Pick up a pencil and start to draw.
What is your left hand doing? It’s holding down the paper.
Now take some scissors and cut out your picture. Your left hand is busy again, holding and turning the paper as you cut.
This is bilateral coordination. It is the ability to use both sides of the body effectively and efficiently. This skill is crucial for mastering tasks like getting dressed, using cutlery, or riding a bike. Developing bilateral coordination is also essential for establishing handedness and refining fine motor skills.
Three types of bilateral coordination
- Symmetrical. Symmetrical bilateral coordination involves using both sides of the body at the same time and in the same way. Think catching a ball with both hands or doing star jumps.
- Asymmetrical. Asymmetrical bilateral coordination is for those tasks where the two sides do different things. One hand stabilises the paper while the other writes; one hand holds the button while the threads the needle; one hand holds the jar, the other twists the lid.
- Reciprocal. Reciprocal bilateral coordination is used in those situations where both sides work in an alternating fashion. Pushing the pedals of a bike, for example.
All these skills are prerequisites for confident, mistake-free writing. Our goal is to go from left to right across the page in a controlled manner.
Activities that encourage bilateral coordination
Where possible leave your child to get on with things herself.
Don’t insist that she uses both hands: set up the activities in such a way that using both hands is unavoidable.
- Painting solid objects. If you’re really determined, you can get away with painting with just one hand, especially if using an easel. But there’s no way to cheat if you paint a 3-D object. You have to hold it in order to cover it completely.
- Playing with playdough. Rolling, squeezing, and shaping playdough with both hands helps develop bilateral coordination and strengthens hand muscles.
- Building with blocks. Assembling structures using both hands fosters bilateral coordination and encourages problem-solving skills.
- Cutting and sticking. Using scissors to cut, applying glue and sticking down all demand controlled bilateral coordination. It’s why preschool teachers love collage activities so much.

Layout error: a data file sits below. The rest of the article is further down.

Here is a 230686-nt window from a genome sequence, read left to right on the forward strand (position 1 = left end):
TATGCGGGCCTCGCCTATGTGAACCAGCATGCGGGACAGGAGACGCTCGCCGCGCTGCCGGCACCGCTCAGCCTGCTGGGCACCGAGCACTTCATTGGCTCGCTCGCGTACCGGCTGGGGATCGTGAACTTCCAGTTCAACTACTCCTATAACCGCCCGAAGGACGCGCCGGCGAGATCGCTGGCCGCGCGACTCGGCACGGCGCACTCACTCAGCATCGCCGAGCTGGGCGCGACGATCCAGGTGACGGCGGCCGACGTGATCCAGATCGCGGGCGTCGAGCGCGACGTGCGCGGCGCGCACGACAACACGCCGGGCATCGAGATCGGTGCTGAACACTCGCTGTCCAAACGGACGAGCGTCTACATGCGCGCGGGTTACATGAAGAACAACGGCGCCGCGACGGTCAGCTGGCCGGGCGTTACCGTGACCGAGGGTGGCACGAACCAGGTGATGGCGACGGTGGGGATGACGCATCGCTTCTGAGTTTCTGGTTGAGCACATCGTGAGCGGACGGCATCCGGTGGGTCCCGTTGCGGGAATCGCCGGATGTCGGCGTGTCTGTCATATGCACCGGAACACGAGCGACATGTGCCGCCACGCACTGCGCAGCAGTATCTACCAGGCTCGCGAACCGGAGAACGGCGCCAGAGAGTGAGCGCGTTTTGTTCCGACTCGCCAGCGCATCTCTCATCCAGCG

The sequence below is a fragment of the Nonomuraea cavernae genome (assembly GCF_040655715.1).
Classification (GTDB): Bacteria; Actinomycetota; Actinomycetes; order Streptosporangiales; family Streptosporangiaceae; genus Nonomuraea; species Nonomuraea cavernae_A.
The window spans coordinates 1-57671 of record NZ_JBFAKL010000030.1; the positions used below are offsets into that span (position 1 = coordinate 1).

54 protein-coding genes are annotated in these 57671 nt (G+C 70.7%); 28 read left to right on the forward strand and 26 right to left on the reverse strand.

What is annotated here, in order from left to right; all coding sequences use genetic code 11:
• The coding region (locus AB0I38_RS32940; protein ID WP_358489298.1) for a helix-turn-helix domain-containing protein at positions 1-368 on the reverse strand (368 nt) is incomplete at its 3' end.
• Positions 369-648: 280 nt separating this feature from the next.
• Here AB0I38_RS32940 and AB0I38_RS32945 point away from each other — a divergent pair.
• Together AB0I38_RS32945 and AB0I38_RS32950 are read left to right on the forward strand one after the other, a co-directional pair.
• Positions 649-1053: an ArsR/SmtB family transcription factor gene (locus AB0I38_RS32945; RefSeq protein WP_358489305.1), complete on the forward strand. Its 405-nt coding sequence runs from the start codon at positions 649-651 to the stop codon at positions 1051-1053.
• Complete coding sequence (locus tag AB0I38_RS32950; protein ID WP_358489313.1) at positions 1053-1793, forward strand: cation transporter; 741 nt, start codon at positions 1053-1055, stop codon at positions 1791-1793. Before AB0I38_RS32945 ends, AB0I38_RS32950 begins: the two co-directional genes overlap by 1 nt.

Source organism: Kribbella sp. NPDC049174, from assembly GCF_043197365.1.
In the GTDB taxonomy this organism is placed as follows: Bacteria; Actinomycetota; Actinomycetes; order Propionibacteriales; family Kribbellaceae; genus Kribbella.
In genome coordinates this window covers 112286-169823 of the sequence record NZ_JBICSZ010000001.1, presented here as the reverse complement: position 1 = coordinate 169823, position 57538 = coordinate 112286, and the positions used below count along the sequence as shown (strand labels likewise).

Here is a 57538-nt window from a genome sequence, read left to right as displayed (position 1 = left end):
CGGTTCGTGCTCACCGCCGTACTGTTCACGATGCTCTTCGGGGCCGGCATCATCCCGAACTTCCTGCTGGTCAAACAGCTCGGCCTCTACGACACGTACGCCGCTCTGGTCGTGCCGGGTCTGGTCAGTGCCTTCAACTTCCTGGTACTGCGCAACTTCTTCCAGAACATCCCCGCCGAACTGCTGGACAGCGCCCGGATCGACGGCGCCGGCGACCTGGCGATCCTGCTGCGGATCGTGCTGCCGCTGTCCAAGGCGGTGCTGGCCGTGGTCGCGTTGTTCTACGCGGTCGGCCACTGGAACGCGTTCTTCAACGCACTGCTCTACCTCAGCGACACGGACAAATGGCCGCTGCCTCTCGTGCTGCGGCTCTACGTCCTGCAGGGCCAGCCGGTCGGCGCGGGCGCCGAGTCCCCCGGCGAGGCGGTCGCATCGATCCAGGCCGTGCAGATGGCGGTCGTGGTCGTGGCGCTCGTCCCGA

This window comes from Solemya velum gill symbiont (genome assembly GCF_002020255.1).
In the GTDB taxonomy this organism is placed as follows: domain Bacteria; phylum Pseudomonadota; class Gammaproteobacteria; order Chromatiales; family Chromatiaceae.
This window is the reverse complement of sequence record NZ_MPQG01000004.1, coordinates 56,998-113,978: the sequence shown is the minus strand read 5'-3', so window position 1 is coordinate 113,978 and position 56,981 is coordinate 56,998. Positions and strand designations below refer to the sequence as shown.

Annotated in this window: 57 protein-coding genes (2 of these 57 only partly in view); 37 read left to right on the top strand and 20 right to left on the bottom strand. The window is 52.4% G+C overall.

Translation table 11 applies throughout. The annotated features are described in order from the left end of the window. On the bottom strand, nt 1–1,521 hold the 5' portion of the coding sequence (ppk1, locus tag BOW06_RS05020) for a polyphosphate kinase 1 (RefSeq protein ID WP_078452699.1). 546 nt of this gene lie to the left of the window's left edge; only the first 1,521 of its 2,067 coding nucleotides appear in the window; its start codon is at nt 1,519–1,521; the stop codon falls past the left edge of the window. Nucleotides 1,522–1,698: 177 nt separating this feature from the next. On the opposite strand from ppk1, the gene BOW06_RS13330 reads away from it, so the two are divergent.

- Threading beads. Threading beads are dangerous for the under threes. Choose large, safe beads or use alternatives like stacking rings. Read more about threading.
- Tearing paper. Tear sheets of scrap paper. Long strips are easier to make because you tear in a straight line. Tearing smaller pieces requires more control as you have to turn the paper as you go. Try different papers, from printer to tissue to sugar.
- Stickers. Can your child peel stickers and stick them down? It’s a real challenge, and one that only the oldest and most dextrous toddlers can manage.
- Peeling fruit. Such a simple task, but not so easy when you are two! Expect lots of mess – and lots of learning.
- Water play. Set up a water table or fill a basin with water, and provide cups and containers for pouring and scooping. Playing with sand works equally well.
- Puzzles. Encourage your toddler to complete simple puzzles, using both hands to manipulate the pieces and place them in the correct positions.
- Drumming. An empty tub and a wooden spoon make for a noisy house but a great two-handed workout.
- Clapping games. Teach your child simple clapping games, such as “Pat-a-Cake” or “Miss Mary Mack,” which require coordinated hand movements.
- Sorting objects. Set up a sorting activity using items such as buttons, pom-poms, or coloured pasta. Encourage your child to use both hands to pick up and sort the items into containers or sections.
- Lacing cards. Provide your child with lacing cards, which are sturdy cards with holes around the edges. Let them thread a shoelace or yarn through the holes, using both hands to hold the card and manipulate the lace.
- Scooping and transferring. Another messy one – sorry! Set up a transferring activity using items like beans, rice, or cotton balls. Encourage your child to scoop the items with a spoon and transfer them to another container, using both hands to hold and balance the spoon.
- Clothes pegs. Pegging socks to a washing line takes both strength and control and is a brilliant activity for developing pencil grip.
Bilateral coordination, like crossing the midline and finger play, is one of those secret skills that seem obvious once you know about them. But how much time do we really offer our children to figure things out for themselves?
When you’re in a hurry to get out of the door, it’s tempting to do up your child’s poppers or pull on her shoes. Without realising it, she is suddenly five and still struggling with fastenings.
Self care is a consistent theme throughout Get Set Five, our preschooler course, because nothing makes the school-start transition easier than being able to go in on that first day able to take care of yourself. You are free to focus on the learning and the fun. You finish writing your story rather than struggling to underline the date; you get more time in the playground because you could zip up your jacket in seconds without asking the teacher for help.
And how did you manage all that?
With bilateral coordination.
Are you ready for school?
Do you have a preschooler? Would you like them to develop some key skills before starting school? How wonderful to go into school on that first day feeling like you belong.
Get Set Five is a year-long course full of fun and free activities to do with your child.